Meanwhile, there are still 1.5 million people in Stockholm, nearly 600,000 Swedes living in Göteborg, and a cool (pun intended) 316K in the picturesque city of Malmö. Just because around 235,000 people can no longer frolic with the elks of the Älgens Hus, doesn’t mean the demand from the other (nearly) 2.5 million natives in the most popular and populous cities in Sweden is gone.

In other words, I’m sure the elk economy in Sweden will be just fine despite the latest municipal bickering from the people of Höör Municipality.

Simian Spirit Guide

  • Newly banned in Modern

SSG (not to be confused with Elvish Spirit Guide, or ESG) had a good run as a combo enabler in Modern. As it’s not seeing too much play in other formats (including casual games, where fast one-shot mana like this isn’t the best), it’s going to tank in value. Pre-ban: $4. Post-ban: Probably $1-$1.50.

Teferi, Time Raveler

  • Newly banned in Pioneer

EDH REC has Teferi, Time Raveler as the fifth-most-played planeswalker in Commander (9.3% usage rate). Just like with Oko, I don’t think the price on Teferi will change much due to being banned in Pioneer.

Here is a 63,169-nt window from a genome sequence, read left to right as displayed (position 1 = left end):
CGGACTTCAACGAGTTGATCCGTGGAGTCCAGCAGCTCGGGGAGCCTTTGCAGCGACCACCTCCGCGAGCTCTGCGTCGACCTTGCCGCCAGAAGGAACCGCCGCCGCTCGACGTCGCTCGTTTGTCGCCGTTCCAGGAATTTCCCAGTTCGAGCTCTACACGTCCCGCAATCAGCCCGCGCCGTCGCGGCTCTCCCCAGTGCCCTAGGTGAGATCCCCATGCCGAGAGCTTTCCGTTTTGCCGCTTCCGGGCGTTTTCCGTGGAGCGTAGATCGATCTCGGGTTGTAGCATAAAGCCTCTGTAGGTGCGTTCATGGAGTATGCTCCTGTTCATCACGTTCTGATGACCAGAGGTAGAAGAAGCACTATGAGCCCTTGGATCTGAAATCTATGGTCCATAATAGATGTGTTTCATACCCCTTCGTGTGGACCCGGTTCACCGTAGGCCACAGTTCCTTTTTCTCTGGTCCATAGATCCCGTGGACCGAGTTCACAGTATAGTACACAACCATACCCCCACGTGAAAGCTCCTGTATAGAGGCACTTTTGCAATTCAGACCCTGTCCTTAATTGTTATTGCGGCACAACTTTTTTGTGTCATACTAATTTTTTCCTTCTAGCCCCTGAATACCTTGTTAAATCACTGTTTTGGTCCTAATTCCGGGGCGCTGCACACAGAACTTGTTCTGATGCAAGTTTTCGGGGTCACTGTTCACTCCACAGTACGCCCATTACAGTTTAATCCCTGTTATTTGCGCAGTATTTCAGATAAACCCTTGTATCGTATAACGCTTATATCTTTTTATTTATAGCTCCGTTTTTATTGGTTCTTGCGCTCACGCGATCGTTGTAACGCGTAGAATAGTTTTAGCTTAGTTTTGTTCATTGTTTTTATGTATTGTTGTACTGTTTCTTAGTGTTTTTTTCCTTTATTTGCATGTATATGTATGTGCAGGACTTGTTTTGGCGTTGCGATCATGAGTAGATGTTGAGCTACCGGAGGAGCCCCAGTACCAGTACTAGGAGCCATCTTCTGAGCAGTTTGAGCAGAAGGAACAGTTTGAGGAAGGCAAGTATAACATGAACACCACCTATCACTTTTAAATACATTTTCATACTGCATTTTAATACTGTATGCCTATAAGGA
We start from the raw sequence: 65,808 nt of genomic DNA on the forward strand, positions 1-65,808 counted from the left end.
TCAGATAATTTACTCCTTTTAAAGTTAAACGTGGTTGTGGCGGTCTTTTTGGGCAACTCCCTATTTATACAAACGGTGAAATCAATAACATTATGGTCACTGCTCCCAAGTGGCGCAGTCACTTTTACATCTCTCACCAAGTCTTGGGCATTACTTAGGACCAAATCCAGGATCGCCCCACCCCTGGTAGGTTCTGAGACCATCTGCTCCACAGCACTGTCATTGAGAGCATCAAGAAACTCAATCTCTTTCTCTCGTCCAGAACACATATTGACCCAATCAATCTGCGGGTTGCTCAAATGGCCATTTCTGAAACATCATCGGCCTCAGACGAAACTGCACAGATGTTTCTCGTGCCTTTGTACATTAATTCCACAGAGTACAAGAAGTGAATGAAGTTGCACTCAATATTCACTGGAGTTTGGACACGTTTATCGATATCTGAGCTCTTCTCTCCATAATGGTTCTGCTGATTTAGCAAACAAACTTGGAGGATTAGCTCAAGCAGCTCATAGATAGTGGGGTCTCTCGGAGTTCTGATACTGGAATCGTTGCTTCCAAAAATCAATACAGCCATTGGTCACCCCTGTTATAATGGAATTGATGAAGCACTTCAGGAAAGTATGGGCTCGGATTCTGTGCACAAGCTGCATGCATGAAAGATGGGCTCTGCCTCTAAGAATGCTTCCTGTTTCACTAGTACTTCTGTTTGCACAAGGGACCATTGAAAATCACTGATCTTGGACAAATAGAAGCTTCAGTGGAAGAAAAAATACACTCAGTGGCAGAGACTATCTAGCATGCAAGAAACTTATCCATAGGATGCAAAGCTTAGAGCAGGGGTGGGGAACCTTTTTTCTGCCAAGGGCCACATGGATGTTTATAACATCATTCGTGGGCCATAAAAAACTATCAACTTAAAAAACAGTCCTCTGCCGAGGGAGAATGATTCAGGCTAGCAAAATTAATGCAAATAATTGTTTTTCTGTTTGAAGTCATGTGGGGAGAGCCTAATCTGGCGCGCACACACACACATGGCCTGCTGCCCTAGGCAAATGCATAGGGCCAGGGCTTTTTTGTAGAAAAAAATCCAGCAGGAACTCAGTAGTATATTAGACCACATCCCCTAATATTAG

I also think that years from now, when WotC looks at the totality of the Pioneer banned list, Teferi, Time Raveler is a card that they will feel safe to unban. The ban now is pre-emptive (see Wilderness Reclamation, below), and not due to actual gameplay. Yes, it’s decent. It’s probably on the right side of “too good” in the long run given that the Pioneer card pool will continue to grow by 1000+ cards a year over the next few years.

Tibalt’s Trickery

  • Newly banned in Modern

On January 28th (one day into Arena Kaldheim access), I said that Tibalt’s Trickery is miserable to play against. 

In the WPN retailer Facebook group, I argued that Tibalt’s Trickery was going to get banned in Modern. I saw it as having the same problems as Hypergenesis. Cascade cards + no Force of Will = can’t have degenerate combos like this (Force of Negation alone isn’t enough).

Tibalt’s Trickery is a glass cannon in other competitive formats, so I don’t see it getting any further ban attention. The value will go down in the short term, as Modern was the main driver of the price on Tibalt’s Trickery up until now.